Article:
Crowded Crop of Candidates Eye Mike Nelsons' Council Seat

Igor Oberman. (Photo: Facebook)

Igor Oberman. (Photo: Facebook)

Councilman Mike Nelson’s district was controversially reshaped during this year’s redistricting process to contain a higher percentage of Russian-American constituents, and that change is clearly shaking up the race to replace him. Previously, District Leader Ari Kagan was one of the only candidates openly campaigning for the seat, but now a bevy of additional hopefuls are poised to join him.

“The lines look good! The lines look good!” attorney Igor Oberman, who temporarily ran against the then-powerful, now-incarcerated State Senator Carl Kruger before withdrawing his campaign, told Politicker. “I haven’t made any decision but I can say every morning, the lines get louder and louder.”

Meanwhile, another Russian-American attorney, Michael Treybich, has switched his candidacy from Coney Island Councilman Domenic Recchia’s district to Mr. Nelson’s–including on his campaign website. He said this afternoon that unless the district lines change again, he’s officially moved over. Previously, Mr. Treybich expressed loud frustration over the redistricting process.

The growing list doesn’t stop there. Theresa Scavo, the chair of Community Board 15, also said she’s “definitely” running for the Council herself.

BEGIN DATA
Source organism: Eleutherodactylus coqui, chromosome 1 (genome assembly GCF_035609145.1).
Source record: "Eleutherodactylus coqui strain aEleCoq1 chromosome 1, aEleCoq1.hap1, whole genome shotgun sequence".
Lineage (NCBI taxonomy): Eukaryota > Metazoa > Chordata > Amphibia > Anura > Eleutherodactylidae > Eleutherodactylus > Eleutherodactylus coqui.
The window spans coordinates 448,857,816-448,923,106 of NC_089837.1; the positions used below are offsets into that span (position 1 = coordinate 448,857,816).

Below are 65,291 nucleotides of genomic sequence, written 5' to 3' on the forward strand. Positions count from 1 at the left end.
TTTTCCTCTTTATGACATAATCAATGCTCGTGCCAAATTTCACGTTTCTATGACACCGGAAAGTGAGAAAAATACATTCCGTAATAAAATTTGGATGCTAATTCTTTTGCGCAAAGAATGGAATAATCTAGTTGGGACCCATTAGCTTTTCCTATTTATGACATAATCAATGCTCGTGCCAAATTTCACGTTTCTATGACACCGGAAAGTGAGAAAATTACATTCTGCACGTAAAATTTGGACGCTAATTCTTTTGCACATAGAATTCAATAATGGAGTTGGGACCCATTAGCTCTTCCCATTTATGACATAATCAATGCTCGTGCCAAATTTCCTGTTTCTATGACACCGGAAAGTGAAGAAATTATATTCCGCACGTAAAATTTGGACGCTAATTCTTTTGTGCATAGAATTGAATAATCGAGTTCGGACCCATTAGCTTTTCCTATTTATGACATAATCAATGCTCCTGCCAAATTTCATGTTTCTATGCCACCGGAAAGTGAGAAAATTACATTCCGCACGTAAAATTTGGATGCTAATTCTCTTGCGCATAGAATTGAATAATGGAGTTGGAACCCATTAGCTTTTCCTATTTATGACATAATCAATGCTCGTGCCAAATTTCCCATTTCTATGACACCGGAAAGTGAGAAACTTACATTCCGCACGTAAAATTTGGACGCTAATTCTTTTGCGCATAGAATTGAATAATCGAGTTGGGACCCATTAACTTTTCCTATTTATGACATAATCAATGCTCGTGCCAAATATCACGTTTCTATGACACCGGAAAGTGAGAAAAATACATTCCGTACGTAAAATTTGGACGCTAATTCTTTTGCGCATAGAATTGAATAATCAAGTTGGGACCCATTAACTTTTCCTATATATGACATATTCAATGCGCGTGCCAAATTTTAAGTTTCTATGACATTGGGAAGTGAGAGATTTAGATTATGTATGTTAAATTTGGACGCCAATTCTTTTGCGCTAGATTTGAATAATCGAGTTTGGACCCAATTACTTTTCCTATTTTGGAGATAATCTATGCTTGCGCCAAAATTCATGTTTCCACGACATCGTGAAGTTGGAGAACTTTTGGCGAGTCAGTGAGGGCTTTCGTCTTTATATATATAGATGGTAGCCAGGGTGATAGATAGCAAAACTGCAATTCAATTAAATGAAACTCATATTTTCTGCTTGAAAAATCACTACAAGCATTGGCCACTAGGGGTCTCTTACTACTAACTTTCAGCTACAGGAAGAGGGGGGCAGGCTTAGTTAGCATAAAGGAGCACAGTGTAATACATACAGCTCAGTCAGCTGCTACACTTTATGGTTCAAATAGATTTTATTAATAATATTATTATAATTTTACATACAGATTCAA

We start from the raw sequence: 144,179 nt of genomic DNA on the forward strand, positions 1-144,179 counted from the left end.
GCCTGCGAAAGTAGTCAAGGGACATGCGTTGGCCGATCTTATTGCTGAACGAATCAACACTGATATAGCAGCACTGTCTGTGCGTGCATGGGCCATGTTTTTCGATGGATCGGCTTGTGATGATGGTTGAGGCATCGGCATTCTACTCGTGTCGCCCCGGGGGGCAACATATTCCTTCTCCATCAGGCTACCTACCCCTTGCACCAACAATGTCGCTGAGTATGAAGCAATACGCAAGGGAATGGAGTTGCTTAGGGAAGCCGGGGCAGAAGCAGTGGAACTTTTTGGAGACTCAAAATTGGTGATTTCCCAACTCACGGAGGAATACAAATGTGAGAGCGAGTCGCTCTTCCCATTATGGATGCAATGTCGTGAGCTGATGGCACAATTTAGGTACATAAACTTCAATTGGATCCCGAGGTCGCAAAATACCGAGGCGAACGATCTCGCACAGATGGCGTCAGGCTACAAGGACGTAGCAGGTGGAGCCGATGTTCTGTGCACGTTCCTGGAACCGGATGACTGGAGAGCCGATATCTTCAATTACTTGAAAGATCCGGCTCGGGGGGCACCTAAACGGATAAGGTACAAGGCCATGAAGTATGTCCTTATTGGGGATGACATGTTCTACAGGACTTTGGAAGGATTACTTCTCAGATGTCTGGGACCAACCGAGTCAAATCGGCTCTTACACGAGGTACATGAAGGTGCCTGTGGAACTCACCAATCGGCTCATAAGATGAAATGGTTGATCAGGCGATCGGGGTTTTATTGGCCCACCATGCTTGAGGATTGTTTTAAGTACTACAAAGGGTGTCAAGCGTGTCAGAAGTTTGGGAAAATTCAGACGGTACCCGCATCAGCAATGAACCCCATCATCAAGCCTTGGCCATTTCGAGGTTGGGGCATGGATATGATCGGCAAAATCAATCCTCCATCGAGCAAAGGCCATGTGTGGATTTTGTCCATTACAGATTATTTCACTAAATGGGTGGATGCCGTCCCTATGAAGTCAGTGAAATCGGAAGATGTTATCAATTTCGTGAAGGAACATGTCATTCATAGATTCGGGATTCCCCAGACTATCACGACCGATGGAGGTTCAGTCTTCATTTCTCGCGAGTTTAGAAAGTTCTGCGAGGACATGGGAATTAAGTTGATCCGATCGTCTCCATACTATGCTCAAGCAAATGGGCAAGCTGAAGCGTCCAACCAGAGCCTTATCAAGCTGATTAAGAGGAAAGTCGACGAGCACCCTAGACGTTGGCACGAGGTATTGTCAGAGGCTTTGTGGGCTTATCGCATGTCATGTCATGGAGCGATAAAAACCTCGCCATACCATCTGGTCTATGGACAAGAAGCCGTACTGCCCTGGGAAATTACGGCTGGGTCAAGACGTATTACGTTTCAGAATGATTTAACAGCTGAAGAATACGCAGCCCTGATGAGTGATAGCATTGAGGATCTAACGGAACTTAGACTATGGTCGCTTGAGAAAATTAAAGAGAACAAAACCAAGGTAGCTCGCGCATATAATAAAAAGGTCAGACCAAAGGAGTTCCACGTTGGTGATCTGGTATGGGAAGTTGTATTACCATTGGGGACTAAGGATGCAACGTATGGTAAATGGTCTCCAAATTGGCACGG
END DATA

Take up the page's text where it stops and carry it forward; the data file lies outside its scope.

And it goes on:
“I see a lot of neglect in the community,” she told Politicker, vowing to put a lot of work into changing things around.

Chaim Deutsch, a Nelson staffer and the founder of Flatbush Shomrim, is another potential addition to the race. For his part, Mr. Deutsch said he was seriously considering a bid but was waiting to see if the City Council approves the final lines as expected. Although elements of the Orthodox Jewish community strongly opposed the way Mr. Nelson’s seat was redistricted, multiple new Russian-speaking candidates could theoretically split the Russian vote to Mr. Deutsch’s benefit.

As Russians and Orthodox Jews are also some of the most politically conservative communities in New York City, Mr. Nelson’s seat may very well contain one of the few competitive races come November, especially if former State Senator David Storobin also joins the race on the GOP side of the aisle.

Additional reporting by Ross Barkan.